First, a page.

AMD’s Ryzen 9 3950X lands are bringing the last threaded activity to the main desktop with a trade-main and single 16 cores and 32 threads, paired with the bandwidth PCIe 4.0 interface for around $749. The CPU upsets Intel’s positioning in mainstream desktops and disrupts it is a vaunted high-end desktop (HEDT) lineup in the process.
Except for the deep dive on the CPU that we’re tackling here, we have also tested and reviewed the Ryzen 9 3950X in Alienware’s redesigned Aurora R10 gaming desktop. That system trounced competing excessive-finish gaming rigs in lots of productiveness assessments. However, Dell did an incredible job on the cooling front, including a single intake fan and a small radiator with the AIO liquid cooler.
AMD’s Ryzen family has wholly redefined our expectations for desktop processors, and Intel has struggled to respond. The company has slowly dialed up the frequency of its aging 14nm process and added more cores. However, these tweaks cannot offset the truth that AMD has moved onto a denser and extra efficient 7nm course that allows greater core counts. Process technology would not clear up all of the challenges of fielding an aggressive chip. However, that advantage is hard to beat when paired with a solid microarchitecture like AMD’s Zen 2.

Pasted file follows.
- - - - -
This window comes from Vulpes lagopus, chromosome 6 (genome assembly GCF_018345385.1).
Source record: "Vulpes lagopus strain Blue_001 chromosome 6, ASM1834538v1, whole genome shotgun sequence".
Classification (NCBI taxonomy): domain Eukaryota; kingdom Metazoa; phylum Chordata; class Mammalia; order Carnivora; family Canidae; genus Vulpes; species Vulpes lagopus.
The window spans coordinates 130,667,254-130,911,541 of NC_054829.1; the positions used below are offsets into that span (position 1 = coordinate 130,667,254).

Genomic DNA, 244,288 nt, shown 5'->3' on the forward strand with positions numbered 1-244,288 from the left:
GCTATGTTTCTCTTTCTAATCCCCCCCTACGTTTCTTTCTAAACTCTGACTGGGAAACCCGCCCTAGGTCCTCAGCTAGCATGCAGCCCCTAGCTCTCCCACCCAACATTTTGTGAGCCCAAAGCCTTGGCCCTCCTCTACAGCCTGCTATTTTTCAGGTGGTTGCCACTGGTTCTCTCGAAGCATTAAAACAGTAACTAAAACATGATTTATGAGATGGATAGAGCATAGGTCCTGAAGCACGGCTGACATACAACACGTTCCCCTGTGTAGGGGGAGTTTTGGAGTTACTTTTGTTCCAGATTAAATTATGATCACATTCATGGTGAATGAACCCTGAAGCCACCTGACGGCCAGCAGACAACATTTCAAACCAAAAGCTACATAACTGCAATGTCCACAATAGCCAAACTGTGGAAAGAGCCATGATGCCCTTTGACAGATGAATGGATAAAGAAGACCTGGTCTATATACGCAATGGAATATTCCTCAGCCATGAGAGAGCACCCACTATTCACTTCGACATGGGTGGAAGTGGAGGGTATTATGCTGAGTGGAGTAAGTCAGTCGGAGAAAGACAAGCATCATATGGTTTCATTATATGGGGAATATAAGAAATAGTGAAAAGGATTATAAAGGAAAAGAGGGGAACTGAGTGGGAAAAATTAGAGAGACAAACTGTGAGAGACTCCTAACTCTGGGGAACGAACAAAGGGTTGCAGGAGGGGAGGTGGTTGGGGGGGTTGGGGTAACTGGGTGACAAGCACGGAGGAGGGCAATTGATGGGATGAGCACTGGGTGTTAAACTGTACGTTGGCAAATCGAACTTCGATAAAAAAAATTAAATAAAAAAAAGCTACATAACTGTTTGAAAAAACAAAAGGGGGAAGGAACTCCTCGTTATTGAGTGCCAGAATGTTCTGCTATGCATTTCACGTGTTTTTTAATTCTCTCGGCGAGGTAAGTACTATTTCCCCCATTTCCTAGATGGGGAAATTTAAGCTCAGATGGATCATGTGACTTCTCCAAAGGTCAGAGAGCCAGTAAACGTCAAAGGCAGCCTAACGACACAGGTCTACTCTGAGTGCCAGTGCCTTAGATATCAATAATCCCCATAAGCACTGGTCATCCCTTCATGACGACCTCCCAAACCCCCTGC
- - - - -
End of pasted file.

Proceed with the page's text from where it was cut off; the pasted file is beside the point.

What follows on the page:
A few months ago, AMD moved the industry once more with the 12-core Ryzen 9 3900X but left us with the promise of one thing even more powerful: The Ryzen 9 3950X that completely upsets the paradigm with 16 cores and 32 threads, encroaching on each Intel’s Skylake-X Refresh HEDT lineup and AMD’s personal Threadripper platform. To say this chip blurs the traces between the mainstream desktop and HEDT is an understatement: In reality, it brings HEDT-class performance to the friendlier pricing of mainstream motherboards, putting it in a class of its own.